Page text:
Farmers call off ‘Long March’, after state government accepts demands

In a major victory for the farmers, the state government gave written assurance accepting all the fifteen demands put forward, including one to increase land parcels in forest zones

February 23, 2019 by Newsclick

Thousands of farmers who started the Kisan Long March from Nashik to Mumbai with their 15-point charter of demands have now called off their protest after the state government of Maharashtra, in western India, gave a written assurance, to the All India Kisan Sabha (AIKS), that they have accepted all their demands. The government’s decision came after Nashik’s nodal minister Girish Mahajan and Maharashtra’s tourism minister Jaykumar Rawal held a six hour-long deliberations with AIKS leaders Ashok Dhawale, Ajit Navale and CPI-M (Communist Party of India – Marxist) legislator Jiva Gavit, the ones at the forefront of the movement, in Nashik on Thursday, February 21.

The most important demand of this march was of irrigation projects in northern and central hinterlands of the state, that are routinely hit by droughts. The water in the western flowing rivers drain directly into the Arabian Sea. The AIKS has demanded that the government build irrigation projects to divert that water to the drought-hit areas of Maharashtra. The state government has assured that the projects will come up under Maharashtra Ekatmik Jal Arakhada, a uniform irrigation plan by the state government.

Another important demand was to grant land titles on forest land. The AIKS has asked to give a minimum of one-acre land to farmers who have been farming on forest lands for decades. It should be noted that in the earlier discussions on this issue, just 4 to 6 guntha (40 guntha = 1 acre) land parcels were cleared by the government. Now, the ministers have given in writing that a minimum of an acre will be granted to every farmer. This will give relief to farmers in much of Maharashtra.

On the demand of loan waiver, the government reiterated that the Chhatrapati Shivaji Maharaj Shetkari Sanman Yojana, a loan waiver scheme announced by state government on June 30, 2017, will not be halted until every farmer gets its benefit. The government also said that the farmers who had taken loan in the financial year 2016-17 will be included in the scheme as well.

The different cash transfer schemes like Sanjay Gandhi Niradhar Yojana, Indira Gandhi Vruddhapkal Yojana, a scheme for senior citizens above 65 years, and others will see an increase in amount now. This was also one of the major demands made by AIKS. There was a limit of income till INR 21,000 (approximately USD 295) for these schemes. The government has now assured to consider the proposal to increase the annual income limit to INR 50,000 (over USD 700).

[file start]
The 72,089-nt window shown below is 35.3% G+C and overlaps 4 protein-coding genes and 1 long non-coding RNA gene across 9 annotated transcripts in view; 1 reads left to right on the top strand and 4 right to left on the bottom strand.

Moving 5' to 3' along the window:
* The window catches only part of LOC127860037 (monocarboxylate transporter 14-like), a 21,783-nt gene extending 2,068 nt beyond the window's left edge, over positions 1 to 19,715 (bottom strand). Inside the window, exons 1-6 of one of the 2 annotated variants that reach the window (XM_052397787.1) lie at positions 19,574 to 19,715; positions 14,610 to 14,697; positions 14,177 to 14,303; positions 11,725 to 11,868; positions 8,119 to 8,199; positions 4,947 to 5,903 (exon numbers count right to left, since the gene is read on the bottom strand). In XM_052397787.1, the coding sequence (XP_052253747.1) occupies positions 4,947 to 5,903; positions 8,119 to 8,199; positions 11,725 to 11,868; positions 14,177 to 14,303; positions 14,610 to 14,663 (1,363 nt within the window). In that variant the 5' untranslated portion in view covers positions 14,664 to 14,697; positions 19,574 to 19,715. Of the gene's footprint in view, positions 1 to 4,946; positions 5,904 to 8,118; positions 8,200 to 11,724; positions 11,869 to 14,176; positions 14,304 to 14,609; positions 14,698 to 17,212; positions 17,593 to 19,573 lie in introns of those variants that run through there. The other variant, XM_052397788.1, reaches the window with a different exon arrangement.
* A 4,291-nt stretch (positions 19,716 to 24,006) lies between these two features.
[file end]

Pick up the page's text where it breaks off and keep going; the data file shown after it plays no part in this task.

Another important land title clearance issue was that of temple lands being cultivated by farmers. On that, the government has informed the AIKS that the report prepared by a revenue ministry group to study the same will soon be out. The state government will come up with a bill for this in the monsoon session of the state legislative assembly.

AIKS had also raised the issue of forceful acquisition of lands for projects like much-touted ‘Bullet Train’ and Samriddhi Mahamarg, a six lane expressway connecting India’s financial capital Mumbai to Nagpur. To this, the state government has assured that no land will be snatched for these projects.

This Kisan Long March was the second one called by the AIKS with the same demands. Earlier in 2018, farmers had walked over seven days from Nashik to Mumbai, covering a distance of 180 kms. The state government had been trying to persuade the AIKS leaders at the outset to withdraw the march.

As last year’s march had brought the plight of farmers before the nation and generated sympathy from all corners, this year, state government, led by the the right-wing Bharatiya Janata Party (BJP), resorted to a number of measures to prevent the farmers from marching. Thousands of farmers were reportedly stopped by creating number of obstacles in several major intersection on February 19 and 20, yet, the farmers managed to reach Nashik and begin the march.

As a result, the government machinery was forced to rush to clear the demands on February 20. Sources confirmed that state minister Girish Mahajan spoke to the state chief minister Devendra Fadnavis on phone in the night of February 20. He also held deliberations with AIKS leaders over almost six hours on February 21, finally leading to the written assurance that all their demands will be accepted.